Lots of times I write "focus" when I respond to a person who asks a silly question on Twitter @JimCramer. Sometimes I have to tell myself to focus on what's happening, too. I have to focus on what's driving this market today, because that shake-off from the early morning blues is pretty darned positive.
First focus: The market's hard to sink when the dollar goes down in value. The strong dollar is the enemy of pretty much everything American these days, from our profits to our hiring. Our so-called "partners" in trading are killing us by causing their currencies to get crushed to win business from U.S. companies. That's what this year has been all about. It is why most global stock markets are higher and our averages are way behind. It's why the IMF raised its growth forecast for Europe and cut U.S. growth estimates.
I think what our allies are doing is intolerable, made doubly terrible by no politician speaking up for our industries that are losing jobs and profits to these currency debasers. Our workers and investors are being sacrificed upon a cross of globalization. It's a false religion that no one seems willing to call out. But when the dollar gets hit, our markets can go higher. And that happened today.
Second, Johnson & Johnson (JNJ) reported a number that looked hideous, but the colossal shortfall was all because the dollar was too strong and that repulsively powerful greenback completely obscured the excellent growth that CEO Alex Gorsky delivered. And what happened? People overlooked it. If they overlook it with JNJ they will overlook it with others because JNJ is one of the most internationally oriented domestic companies. The stock's inability to go down tells you that investors aren't freaked out about really bad numbers caused by weak currency translation, and that's huge. They see through it!
Third, oil seems to be done going down. So far the $43 level that I said would hold has. Remember, I only said it because the real authorities, the guys who transport oil, gas, and refined products, Rich Kinder of Kinder Morgan (KMI) and Mike Mears of Magellan Midstream Petroleum (MMP), came on Mad Money and said oil didn't belong down at $43, roughly where it was when I talked to these two CEOs. We do not want oil to keep plummeting because it will soon cut into job growth and we started seeing that happen in March. The oil and gas stocks are flying and that's fabulous because we need this group to stop being worrisome. We don't want oil in the $60s, but we don't want it plummeting through $40 either. It's a real "Goldilocks" moment and my charitable trust has been gobbling these stocks up. I do not think the train has left the station. There can be moments when oil goes back down. But the rest of the world's getting stronger and our production growth has peaked.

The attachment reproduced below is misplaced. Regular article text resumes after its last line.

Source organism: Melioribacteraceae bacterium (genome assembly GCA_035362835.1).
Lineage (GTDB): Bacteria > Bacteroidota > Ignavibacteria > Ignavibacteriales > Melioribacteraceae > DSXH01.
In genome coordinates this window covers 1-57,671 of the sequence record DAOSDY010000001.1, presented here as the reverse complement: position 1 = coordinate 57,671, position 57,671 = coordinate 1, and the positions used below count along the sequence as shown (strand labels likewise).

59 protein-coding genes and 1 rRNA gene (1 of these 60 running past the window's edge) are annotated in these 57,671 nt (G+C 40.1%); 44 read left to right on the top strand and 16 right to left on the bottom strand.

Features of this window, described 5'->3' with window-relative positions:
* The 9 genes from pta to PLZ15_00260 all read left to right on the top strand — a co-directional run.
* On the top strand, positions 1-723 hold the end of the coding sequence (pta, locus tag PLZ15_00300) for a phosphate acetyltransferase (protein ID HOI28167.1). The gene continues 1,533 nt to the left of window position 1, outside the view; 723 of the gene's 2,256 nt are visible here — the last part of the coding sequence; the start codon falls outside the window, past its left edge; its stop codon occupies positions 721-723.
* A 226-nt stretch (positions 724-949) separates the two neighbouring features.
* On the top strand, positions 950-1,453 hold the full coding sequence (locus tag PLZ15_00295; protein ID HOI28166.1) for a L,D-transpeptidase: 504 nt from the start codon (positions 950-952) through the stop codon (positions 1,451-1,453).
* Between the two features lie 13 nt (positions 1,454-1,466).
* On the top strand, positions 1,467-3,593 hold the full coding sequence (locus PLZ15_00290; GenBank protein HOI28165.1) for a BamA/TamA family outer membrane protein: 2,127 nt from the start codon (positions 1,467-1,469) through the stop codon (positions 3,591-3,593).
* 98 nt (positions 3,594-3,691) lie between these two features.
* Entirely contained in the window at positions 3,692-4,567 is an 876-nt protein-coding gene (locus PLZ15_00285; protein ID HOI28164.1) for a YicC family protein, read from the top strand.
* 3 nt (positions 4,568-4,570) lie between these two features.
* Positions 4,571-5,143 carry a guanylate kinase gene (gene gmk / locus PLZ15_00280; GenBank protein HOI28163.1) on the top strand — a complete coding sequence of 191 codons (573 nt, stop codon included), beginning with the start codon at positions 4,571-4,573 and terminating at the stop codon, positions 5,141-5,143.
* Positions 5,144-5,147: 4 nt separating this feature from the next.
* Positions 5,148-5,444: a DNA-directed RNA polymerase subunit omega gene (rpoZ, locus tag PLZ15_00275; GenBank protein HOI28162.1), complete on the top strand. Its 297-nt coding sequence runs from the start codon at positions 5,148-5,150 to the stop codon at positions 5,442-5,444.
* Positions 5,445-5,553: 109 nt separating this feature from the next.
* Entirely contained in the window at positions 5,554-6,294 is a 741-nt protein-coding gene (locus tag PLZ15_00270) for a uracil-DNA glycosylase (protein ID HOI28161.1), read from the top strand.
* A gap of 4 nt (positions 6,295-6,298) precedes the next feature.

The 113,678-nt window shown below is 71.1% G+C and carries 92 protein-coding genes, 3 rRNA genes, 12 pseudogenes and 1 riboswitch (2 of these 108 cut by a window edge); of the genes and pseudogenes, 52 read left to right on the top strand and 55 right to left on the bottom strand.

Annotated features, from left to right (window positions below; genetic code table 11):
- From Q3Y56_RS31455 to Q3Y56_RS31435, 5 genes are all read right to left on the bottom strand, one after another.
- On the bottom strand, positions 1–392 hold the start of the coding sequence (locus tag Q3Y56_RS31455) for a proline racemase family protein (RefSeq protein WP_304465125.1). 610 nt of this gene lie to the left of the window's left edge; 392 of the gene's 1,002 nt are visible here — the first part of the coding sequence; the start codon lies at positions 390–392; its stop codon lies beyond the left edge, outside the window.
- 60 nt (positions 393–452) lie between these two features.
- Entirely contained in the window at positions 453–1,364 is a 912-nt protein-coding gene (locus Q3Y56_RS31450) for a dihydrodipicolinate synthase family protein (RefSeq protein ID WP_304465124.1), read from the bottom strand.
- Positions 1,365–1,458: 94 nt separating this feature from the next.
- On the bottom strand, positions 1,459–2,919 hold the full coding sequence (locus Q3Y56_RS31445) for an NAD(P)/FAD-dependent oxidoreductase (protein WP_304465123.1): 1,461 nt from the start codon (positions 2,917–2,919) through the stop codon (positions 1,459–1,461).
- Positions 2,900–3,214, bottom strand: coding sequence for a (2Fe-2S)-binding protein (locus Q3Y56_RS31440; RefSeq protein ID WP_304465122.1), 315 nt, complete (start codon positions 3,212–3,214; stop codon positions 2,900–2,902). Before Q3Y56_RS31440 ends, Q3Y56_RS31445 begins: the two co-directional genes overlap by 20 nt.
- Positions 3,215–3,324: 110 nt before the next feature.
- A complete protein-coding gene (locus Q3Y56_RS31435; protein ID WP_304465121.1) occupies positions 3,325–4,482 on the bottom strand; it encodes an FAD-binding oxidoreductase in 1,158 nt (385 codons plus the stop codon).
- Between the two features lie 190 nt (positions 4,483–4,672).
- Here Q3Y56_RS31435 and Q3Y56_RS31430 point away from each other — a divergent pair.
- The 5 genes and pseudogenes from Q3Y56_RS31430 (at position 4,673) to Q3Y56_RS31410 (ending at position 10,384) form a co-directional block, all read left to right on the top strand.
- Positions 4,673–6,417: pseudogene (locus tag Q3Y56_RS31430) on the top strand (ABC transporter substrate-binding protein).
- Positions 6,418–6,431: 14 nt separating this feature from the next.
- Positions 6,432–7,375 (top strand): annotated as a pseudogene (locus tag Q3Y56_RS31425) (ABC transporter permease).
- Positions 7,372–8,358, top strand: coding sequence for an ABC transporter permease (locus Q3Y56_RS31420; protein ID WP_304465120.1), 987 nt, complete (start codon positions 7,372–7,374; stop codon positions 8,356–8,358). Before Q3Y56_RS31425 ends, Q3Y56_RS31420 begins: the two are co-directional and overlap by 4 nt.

Now, I want to be clear, I want lower oil prices. However, I am being forced to focus on the fact that big investors out there want to see oil stabilize and they are getting just that. Right or wrong, that emboldens them to buy. And nobody wants to see a calamity where many big companies go under. We know now that's not going to happen. There's too much money that wants in on oil, whether it be in these fabulous secondaries or in private equity. It's the greatest disaster that never was.
Fourth, interest rates are going down and I am never against that happening if I own stocks. The competition to stocks from bonds is going away again. That makes the dividends golden and reminds us that the Fed's right not to tighten. Plus, today we got weak aggregate retail sales and very low inflation. That keeps the Fed bogeyman on the back pages and you have to love that. Those people constantly calling for rate hikes, including those gasbag Fed minions, look too stupid to talk right now and that's sensational. It reminds us that Janet Yellen's in charge, not them, and with the help of Vice Chair Stanley Fischer she's got our backs.